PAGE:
This post is the third in a three-part series on “Oklahoma’s Unemployment Gap,” examining the persistence of racial disparities in unemployment. Part One introduced the unemployment gap and presents preliminary descriptive data on state labor market trends by race. Part Two explores underlying and immediate causes for the state’s black-white unemployment gap and suggests reasons for its persistence. Part Three evaluates solutions for addressing and closing the gap.
The first two posts in this series established the existence of a nation-wide, decades-old disparity in the unemployment rate between black and white workers. Black Oklahomans were unemployed at more than twice the rate (13.1 percent) of their white counterparts (5.9 percent) in 2010. The unemployment rate among black men is exceptionally high, about two and half times higher in Oklahoma. While the reasons for the disparity are numerous, our last post focused on two explanations around which evidence seems to converge: the high incarceration rate among blacks and discrimination in the hiring process. This post explores solutions for closing the unemployment gap in Oklahoma, with an emphasis on reducing incarceration rates and strategies for preserving equal opportunity employment.
One thing we know about the unemployment gap in Oklahoma is that black workers are jobless for much longer than white workers. Long-term joblessness is a severe impediment to employment. How do we get the long-term unemployed back on the job? One effective approach is to incentivize employers to hire them. Some Workforce Oklahoma centers participate in a temporary program that reimburses employers for hiring workers who have been laid-off or unemployed for an extended period. The program reimburses employers for ninety percent of the payroll costs of hiring a qualified worker for three months, and sixty percent of the costs for an additional six months. The employer wins because they get to write off the costs and risk of hiring an untrained new worker, and the employee wins by gaining employment and training under an employer that might not have hired them otherwise. Employers can also partner with Workforce Oklahoma centers to purchase bonds that cover the perceived risk of employing ex-offenders. Workforce centers provide myriad other valuable services to the unemployed, like job training and soft skills workshops.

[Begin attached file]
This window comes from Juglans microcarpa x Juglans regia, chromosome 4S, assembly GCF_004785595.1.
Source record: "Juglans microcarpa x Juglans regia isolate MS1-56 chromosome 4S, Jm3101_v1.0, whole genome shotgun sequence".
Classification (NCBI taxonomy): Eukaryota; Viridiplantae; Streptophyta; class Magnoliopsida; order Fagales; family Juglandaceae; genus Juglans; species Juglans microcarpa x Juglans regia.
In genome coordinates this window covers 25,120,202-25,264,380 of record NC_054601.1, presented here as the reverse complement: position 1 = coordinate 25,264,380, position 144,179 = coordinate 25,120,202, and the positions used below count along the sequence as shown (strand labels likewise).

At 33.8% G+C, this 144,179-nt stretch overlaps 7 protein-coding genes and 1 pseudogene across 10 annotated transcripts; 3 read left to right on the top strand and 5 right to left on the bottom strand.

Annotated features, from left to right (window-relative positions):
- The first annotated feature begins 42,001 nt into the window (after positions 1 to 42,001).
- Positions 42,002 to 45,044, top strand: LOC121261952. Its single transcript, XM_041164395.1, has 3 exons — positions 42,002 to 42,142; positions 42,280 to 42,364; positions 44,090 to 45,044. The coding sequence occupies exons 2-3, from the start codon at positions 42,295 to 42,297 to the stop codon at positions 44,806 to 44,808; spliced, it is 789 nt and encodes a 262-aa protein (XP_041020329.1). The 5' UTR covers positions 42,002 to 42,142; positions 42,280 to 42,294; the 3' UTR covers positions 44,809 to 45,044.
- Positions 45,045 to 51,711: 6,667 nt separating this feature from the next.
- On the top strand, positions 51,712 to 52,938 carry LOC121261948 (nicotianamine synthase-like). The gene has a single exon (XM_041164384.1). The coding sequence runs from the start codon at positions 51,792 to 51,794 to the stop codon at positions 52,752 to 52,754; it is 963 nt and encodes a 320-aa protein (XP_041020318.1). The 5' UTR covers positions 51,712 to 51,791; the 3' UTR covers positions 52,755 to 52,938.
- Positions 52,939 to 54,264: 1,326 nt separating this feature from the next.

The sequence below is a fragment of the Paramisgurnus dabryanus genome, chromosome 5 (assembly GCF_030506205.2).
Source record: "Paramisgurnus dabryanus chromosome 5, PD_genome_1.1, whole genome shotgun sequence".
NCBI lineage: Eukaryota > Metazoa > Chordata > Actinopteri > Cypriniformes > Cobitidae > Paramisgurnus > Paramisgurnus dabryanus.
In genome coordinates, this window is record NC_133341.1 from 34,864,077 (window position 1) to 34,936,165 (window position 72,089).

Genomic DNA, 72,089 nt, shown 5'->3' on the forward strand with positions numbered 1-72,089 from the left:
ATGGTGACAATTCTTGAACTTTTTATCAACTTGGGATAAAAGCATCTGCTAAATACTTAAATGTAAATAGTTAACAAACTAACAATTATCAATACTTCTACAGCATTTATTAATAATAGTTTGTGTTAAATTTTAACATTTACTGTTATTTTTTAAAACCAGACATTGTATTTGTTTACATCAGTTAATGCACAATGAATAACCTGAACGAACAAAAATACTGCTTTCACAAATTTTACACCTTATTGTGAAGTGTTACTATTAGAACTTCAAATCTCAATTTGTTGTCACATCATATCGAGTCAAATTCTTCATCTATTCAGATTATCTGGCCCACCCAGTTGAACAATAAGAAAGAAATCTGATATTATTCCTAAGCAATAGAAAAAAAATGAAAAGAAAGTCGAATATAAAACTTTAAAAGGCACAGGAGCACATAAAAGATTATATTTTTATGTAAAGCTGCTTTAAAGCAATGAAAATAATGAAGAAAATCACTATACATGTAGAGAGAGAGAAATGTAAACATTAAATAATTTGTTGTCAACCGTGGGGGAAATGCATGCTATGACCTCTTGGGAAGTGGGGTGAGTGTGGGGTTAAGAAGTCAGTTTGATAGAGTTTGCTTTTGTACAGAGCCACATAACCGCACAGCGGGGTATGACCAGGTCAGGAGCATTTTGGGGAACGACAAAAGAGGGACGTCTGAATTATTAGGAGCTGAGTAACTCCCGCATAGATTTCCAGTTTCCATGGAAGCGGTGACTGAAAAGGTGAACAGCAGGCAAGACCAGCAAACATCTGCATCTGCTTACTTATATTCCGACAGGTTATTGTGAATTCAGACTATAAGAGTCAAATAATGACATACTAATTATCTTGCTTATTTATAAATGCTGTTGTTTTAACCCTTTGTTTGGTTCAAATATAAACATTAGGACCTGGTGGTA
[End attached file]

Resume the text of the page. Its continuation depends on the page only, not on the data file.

Another thing we know is that at the root of the unemployment gap is the incarceration gap, and solving the former requires understanding the latter. The rate at which black men were admitted to prison for drug offenses was nearly five times higher than the rate for white men in Oklahoma in 2003. Overall, thirty-four percent of the state’s prisoners are being held for non-violent drug-related offenses – that’s about nine thousand people this past year. Aggressive prosecutions for drug offenses increased incarceration rates for all races during the 1980s and early 1990s, but the affect on minority incarceration rates was wildly disproportionate. By 1992, African-Americans and Hispanics comprised nearly ninety percent of all those sentenced to state prison for drug possession offenses, despite comparable usage rates of illicit drug among whites and blacks.
Some of the incarceration gap is a consequence of idiosyncratic sentencing laws. For instance, Oklahoma is one of thirteen states with sentencing disparities between crack and powder cocaine offenses; five grams of crack cocaine triggers a ten-year mandatory minimum sentence versus twenty-eight grams of powder cocaine. The consequence of this discrepancy is that a person booked on crack cocaine possession (more likely to be a person of color) faces systematically stiffer penalties than a person booked on powder cocaine possession (more likely to be white). One recently initiated effort to streamline the criminal justice system in Oklahoma is the Justice Reinvestment Initiative. Experts will research and evaluate criminal cases in the state and make comprehensive recommendations for reform with the ultimate goal of keeping first-time, non-violent offenders out of prison.
Finally, giving black workers an equal opportunity in the labor market means investing in diversity education and outreach in the public and private sectors. The private sector has made great strides in valuing and improving the diversity of their workforce. One example in Oklahoma is the Williams Company, which place a premium on maintaining a strong and diverse pool of employees by actively recruiting minority applicants and retaining minority employees. The public workforce benefits from similar diversity efforts through the Office of Personnel Management’s affirmative action employment plans. State agencies calculate and report their hiring rates by race and gender and annually asses any deficiencies in their staff. If agencies notice a gap, i.e., an absence or under-representation of non-white or female employees, they can take corrective action and reach out to those under-represented groups as they grow their workforce.
If Oklahoma wants to achieve employment parity for all of its workers, we have to allocate more resources to reaching out to the thousands of long-term unemployed and ex-offenders who struggle to find permanent well-paid work. The loss of wealth and income associated with extended unemployment, whether because of incarceration or persistent joblessness, devastates working families and disadvantages those workers in the job market for years to come. Through a combination of job-training and education and incentivizing employers, we can reduce an unemployment backlog that weighs on the state’s potential for productivity and prosperity.